... This dispersal event likely occurred across the North Atlantic land bridge (NALB) due to the water barrier of the Turgai Strait that separated Asia and Europe and the moisture and mountain barriers separating western and eastern North America during this time period (Tiffney & Manchester, 2001). The dispersal across the NALB was likely via "island hopping" (Denk et al., 2011), due to the degradation of the NALB after the early Eocene (Tiffney & Manchester, 2001); island hopping was possible in bird-dispersed genera such as Cornus that produce fleshy, nutritious fruits with a stony endocarp. The fleshy fruits of both C. alternifolia and C. controversa of disjunct 1 were known to attract birds (Coladonato, 1994;Masaki et al., 1994), supporting the hypothesis of "island hopping" as a mode of dispersal for disjunct 1 ancestor. ...
Article
Full-text available
The eastern Asian (EA) ‐ eastern North American (ENA) floristic disjunction represents a major pattern of phytogeography of the Northern Hemisphere. Despite 20 years of studies dedicated to identifying taxa that display this disjunct pattern, its origin and evolution remain an open question, especially regarding post‐isolation evolution. The blue‐ or white‐fruited dogwoods (BW) are the most species‐rich among the four major clades of Cornus L., consisting of ~35 species divided into three subgenera (subg. Yinquania, subg. Mesomora, and subg. Kraniopsis). The BW group provides an excellent example of the EA‐ENA floristic disjunction for biogeographic study due to its diversity distribution centered in eastern Asia and eastern North America, yet its species relationships and delineation have remained poorly understood. In this study, we combined genome‐wide markers from RAD‐seq, morphology, fossils, and climate data to understand species relationships, biogeographic history, and ecological niche and morphological evolution. Our phylogenomic analyses with RAxML and MrBayes recovered a strongly supported and well‐resolved phylogeny of the BW group with three intercontinental disjunct clades in EA and ENA or Eurasia and North America; two of which are newly identified within subg. Kraniopsis. These analyses also recovered a potential new species but failed to resolve relationships within the C. hemsleyi ‐ C. schindleri complex. In an effort to develop an approach to reduce computation time, analysis of different nodal age settings in treePL suggest setting a node's minimum age constraint to the lower bound of a fossil's age range to obtain similar ages to that of BEAST. Divergence time analyses with BEAST and treePL dated the BW stem back to the very Late Cretaceous and the divergence of the three subgenera in the Paleogene. By integrating fossil ages and morphology, a total evidence‐based dating approach was used in conjunction with time‐slice probabilities of dispersal under a DEC model to resolve ancestral ranges of each disjunct in the Miocene: Eurasia and ENA (disjunct 1), EA and western North America (disjunct 2), and EA (disjunct 3). The dated biogeographic history supports dispersal via the North Atlantic Land Bridge in the late Paleogene in disjunct 1 and dispersal via the Bering Land Bridge in the Miocene for disjuncts 2 and 3. Character mapping with a stochastic model in phytools and comparison of ecological niche, morphospace, and rate of evolution indicated differential divergence patterns in morphology, ecological niche, and molecules between disjunct sisters. Although morphological stasis was observed in most of the characters, evolutionary changes in growth habit and some features of leaf, flower and fruit morphology occurred in one or both sister clades. Significant differentiation of ecological habitats in temperature, precipitation, and elevation between disjunct sisters were observed, suggesting a role of niche divergence in morphological evolution post‐isolation. The patterns of evolutionary rate between morphology and molecules varied among disjunct clades and were not always congruent between morphology and molecules, suggesting cases of non‐neutral morphological evolution driven by ecological selection. Our phylogenetic evidence and comparisons of evolutionary rate among disjunct lineages lends new insights into the formation of the diversity anomaly between EA and ENA, with particular support of an early diversification in EA. These findings, in conjunction with previous studies, again suggest the EA‐ENA disjunct floras are an assembly of lineages descended from the Mesophytic Forests that evolved from the early Paleogene “boreotropical flora” through varied evolutionary pathways across lineages. This article is protected by copyright. All rights reserved.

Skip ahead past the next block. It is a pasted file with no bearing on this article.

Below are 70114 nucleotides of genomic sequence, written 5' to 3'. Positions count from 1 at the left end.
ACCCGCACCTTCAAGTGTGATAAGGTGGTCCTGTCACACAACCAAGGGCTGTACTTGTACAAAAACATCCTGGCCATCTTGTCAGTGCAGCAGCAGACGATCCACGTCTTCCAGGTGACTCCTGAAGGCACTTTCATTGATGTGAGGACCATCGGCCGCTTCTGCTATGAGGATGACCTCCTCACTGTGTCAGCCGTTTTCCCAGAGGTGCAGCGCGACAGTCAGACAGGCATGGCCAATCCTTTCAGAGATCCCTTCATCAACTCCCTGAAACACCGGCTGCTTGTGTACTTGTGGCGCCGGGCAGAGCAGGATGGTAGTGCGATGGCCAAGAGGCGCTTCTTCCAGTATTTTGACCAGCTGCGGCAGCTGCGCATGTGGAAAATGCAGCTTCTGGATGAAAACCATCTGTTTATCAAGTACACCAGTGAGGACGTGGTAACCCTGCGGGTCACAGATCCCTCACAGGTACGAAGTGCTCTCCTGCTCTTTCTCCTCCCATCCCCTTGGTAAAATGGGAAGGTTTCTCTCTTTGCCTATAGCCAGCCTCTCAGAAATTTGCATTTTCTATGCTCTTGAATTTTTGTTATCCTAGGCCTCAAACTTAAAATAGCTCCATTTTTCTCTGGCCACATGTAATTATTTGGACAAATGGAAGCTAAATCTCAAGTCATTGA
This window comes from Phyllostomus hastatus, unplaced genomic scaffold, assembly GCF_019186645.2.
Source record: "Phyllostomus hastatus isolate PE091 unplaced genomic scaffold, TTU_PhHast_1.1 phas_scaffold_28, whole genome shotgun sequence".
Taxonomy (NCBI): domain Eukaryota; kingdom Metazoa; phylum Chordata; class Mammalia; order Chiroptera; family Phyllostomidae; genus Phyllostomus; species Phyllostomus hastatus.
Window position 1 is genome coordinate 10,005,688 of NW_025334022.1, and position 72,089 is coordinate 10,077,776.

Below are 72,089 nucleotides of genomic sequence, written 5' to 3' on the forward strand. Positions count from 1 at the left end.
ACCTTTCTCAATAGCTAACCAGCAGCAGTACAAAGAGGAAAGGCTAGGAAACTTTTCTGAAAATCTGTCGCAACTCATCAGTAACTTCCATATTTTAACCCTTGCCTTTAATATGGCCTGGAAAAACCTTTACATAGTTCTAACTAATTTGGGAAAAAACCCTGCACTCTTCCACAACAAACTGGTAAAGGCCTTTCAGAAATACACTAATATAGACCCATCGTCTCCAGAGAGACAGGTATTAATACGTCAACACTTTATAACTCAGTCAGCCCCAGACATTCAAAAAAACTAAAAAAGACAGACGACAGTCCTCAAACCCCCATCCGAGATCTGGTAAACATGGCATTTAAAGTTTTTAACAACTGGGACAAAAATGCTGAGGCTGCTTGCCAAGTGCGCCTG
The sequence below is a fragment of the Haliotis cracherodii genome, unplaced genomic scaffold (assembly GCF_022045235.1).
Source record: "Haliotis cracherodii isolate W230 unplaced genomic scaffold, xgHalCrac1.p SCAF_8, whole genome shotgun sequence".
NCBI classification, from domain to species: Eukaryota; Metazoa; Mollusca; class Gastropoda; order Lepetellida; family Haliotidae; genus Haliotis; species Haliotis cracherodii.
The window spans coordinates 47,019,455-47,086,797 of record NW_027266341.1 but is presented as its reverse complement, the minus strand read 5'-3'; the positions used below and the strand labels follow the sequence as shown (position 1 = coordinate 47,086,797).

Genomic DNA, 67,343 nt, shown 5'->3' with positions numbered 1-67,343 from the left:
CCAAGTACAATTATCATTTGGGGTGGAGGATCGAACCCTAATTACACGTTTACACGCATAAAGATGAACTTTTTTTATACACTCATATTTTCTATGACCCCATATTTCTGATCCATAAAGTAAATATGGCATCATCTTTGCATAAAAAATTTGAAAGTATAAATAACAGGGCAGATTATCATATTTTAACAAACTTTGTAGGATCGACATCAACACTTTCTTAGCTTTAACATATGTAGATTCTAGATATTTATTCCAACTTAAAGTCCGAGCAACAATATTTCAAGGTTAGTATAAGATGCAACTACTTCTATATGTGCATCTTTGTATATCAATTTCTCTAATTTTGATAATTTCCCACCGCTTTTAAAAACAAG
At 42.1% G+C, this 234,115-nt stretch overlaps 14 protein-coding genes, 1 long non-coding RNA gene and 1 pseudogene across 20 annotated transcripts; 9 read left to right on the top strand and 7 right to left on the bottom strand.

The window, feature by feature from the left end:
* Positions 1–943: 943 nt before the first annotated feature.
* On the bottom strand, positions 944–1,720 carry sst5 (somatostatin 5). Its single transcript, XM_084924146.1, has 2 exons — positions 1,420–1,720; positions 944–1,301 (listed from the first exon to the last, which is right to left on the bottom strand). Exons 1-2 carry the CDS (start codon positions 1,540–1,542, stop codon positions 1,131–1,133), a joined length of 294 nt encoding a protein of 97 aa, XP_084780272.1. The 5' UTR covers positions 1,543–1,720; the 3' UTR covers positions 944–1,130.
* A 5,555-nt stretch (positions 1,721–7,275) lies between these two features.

... For example, the range of estimates for the subsidence of the GSR (including the Faroe-Shetland Channel) spans almost 30 Myrs from the Mid Eocene to the Mid-Late Miocene (e.g. Clift and Turner, 1995;Davies et al., 2001;Denk et al., 2011;Hohbein et al., 2012;Poore et al., 2006;Wold, 1995); the time for the closure of the Tethys Seaway varies by ~ 30 Myrs from Early Eocene to Mid Miocene (e.g. Allen and Armstrong, 2008;Harzhauser et al., 2007;Oberhänsli, 1992;Rögl, 1999), and the CAS timing approximations spans ~ 20 Myrs from Early Miocene to Pleistocene (e.g. ...